Because the glyphs **4**, **6**, **8**, **10**, **12**, **14**, **16** have the property of association with alphanumeric characters through use of the symbol structure database, the glyphs may be used in various implementations of glyph encryption systems where alphanumeric text is first encrypted and then encoded for printing in glyph form on a substrate material. Referring to **26** is illustrated. The method **26** illustrated in **26** may include the steps of receiving text to be encrypted (step **28**), processing the text with a mixer cipher (step **30**), processing with a stochastic cipher (step **32**), matching each letter or numeral in the resulting alphanumeric output of the stochastic cipher with a corresponding symbol and symbol position within a glyph and generate a glyph (step **34**), and writing the resulting glyph to a substrate (step **36**). Particular implementations may then include writing additional copies of the resulting glyph on the substrate for redundancy purposes. Particular implementations of the method of encryption may be referred to a multi-level ciphering method because two separate ciphers (mixing and stochastic) are employed to do the encryption steps.

A wide variety of materials may be utilized as substrates on which glyphs can be written. By non-limiting example, paper, plastics, metals, rubbers, composites, or any other solid or semi-solid material may be used as a substrate for writing glyphs. In particular implementations, the substrates may be digestible or non-digestible microsubstrates as disclosed in U.S. patent application Ser. No. 11/213,214 to Rao entitled “Edible Coded Microsubstrate for Pharmaceuticals,” filed Aug. 24, 2005, the disclosure of which is hereby incorporated entirely herein by reference.

Referring to **38** is illustrated. As illustrated, the method **38** involves the reverse of the steps of the encryption process, including reading a glyph from the substrate (step **40**), forming a reverse stochastic cipher input by correlating the symbols and symbol positions within the glyph with alphanumeric characters (step **42**), processing the stochastic cipher input with a reverse stochastic cipher (step **44**), processing with a reverse mixer cipher (step **46**), and generating decoded text (step **48**), the text that was originally encrypted. Implementations of decryption methods like those illustrated in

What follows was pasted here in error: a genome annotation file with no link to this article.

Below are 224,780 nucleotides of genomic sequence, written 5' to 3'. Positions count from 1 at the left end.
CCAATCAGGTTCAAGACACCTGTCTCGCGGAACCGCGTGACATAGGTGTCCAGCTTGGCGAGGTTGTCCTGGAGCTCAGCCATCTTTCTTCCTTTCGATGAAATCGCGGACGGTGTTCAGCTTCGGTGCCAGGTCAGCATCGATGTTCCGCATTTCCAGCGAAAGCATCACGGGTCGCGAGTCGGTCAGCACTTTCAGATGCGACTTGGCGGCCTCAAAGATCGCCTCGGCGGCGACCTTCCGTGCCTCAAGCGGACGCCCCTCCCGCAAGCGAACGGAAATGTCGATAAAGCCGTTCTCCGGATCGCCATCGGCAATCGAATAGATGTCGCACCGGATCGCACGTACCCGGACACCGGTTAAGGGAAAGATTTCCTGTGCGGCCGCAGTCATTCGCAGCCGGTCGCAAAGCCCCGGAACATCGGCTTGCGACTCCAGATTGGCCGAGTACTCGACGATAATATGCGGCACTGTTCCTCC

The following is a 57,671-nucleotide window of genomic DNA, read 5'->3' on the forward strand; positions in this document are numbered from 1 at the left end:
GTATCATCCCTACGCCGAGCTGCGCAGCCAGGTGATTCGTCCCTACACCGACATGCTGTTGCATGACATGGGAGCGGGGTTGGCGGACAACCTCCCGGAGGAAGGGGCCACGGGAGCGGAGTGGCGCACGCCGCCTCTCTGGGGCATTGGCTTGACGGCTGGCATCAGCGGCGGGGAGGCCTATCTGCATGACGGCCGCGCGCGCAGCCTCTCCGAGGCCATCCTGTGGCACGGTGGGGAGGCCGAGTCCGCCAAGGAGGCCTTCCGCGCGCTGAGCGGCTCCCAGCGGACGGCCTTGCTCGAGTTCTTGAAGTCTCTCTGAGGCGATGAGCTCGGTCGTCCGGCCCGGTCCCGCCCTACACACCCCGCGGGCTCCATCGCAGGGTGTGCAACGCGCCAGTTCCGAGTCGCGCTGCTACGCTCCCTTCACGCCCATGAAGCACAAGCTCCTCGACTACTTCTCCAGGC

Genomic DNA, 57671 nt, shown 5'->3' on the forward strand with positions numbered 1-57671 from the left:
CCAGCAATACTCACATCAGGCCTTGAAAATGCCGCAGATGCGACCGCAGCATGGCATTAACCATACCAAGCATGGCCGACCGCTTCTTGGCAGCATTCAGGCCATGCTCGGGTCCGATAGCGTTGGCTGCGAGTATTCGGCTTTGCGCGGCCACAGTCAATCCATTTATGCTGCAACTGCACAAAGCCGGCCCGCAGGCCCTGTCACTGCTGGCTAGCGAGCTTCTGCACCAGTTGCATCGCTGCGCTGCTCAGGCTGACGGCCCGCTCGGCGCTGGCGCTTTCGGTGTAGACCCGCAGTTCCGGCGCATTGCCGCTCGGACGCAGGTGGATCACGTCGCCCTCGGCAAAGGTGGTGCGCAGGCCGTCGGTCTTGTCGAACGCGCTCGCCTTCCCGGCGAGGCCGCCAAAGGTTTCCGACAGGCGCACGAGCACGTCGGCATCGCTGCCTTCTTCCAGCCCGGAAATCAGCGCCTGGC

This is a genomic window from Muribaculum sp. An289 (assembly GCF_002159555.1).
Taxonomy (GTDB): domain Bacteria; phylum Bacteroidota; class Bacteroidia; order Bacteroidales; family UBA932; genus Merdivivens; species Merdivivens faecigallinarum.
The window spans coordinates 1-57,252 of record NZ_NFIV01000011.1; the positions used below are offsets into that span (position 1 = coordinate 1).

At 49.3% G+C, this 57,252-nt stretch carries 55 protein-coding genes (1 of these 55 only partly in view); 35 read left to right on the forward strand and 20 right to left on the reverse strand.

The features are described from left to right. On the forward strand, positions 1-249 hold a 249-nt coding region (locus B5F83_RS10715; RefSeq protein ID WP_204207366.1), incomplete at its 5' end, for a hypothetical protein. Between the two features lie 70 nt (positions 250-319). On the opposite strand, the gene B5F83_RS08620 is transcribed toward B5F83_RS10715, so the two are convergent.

Referring to **50** is illustrated. As illustrated, the mixer cipher **50** may receive text containing one or more characters (in this case, the word LIPITOR®). The mixer cipher **50** may then take each character in text and determine its order within the text. For example, the letter I in LIPITOR is in the second character position in the order in which the text has been arranged. In other implementations of mixer ciphers, the one or more characters in the text may not be consecutively ordered from left to right, but may be arranged in any predetermined or random arrangement relative to each other or some other reference point, such as, by non-limiting example, right to left, top to bottom, alternating, and any other orientation of the one or more characters relative to each other or a reference point.

Once the mixer cipher **50** has determined the text order, the cipher **50** then alters the order of the characters by sequentially exchanging the positions of the characters. As illustrated in **50** illustrated in **50** includes exchanging character positions two times. In other particular implementations of mixer ciphers, character positions may be exchanged one or more times. While in the implementation of a mixer cipher **50** illustrated in

Describing the operation of the mixer cipher **50** mathematically, the one or more characters in the text may be represented as a string having X_{1}, X_{2}, X_{3}, . . . X_{n }positions, where n is the length of the text string, which is equal to the number of characters. A text string with three characters ABC will have X_{1}, X_{2}, and X_{3 }positions. An implementation of a mixer cipher could then operate in the following manner: X_{1 }and X_{2 }exchange positions, followed by the sequential exchange of the new X_{1 }(originally X_{2}) with X_{3}. Following the movement of the characters, after the first exchange, the text string becomes BAC. After the second exchange it becomes CAB. The process of exchanging positions within a string implemented in software, in a computer system, in software incorporated in a computer readable medium, or in software incorporated in a computer readable medium as part of a computer system.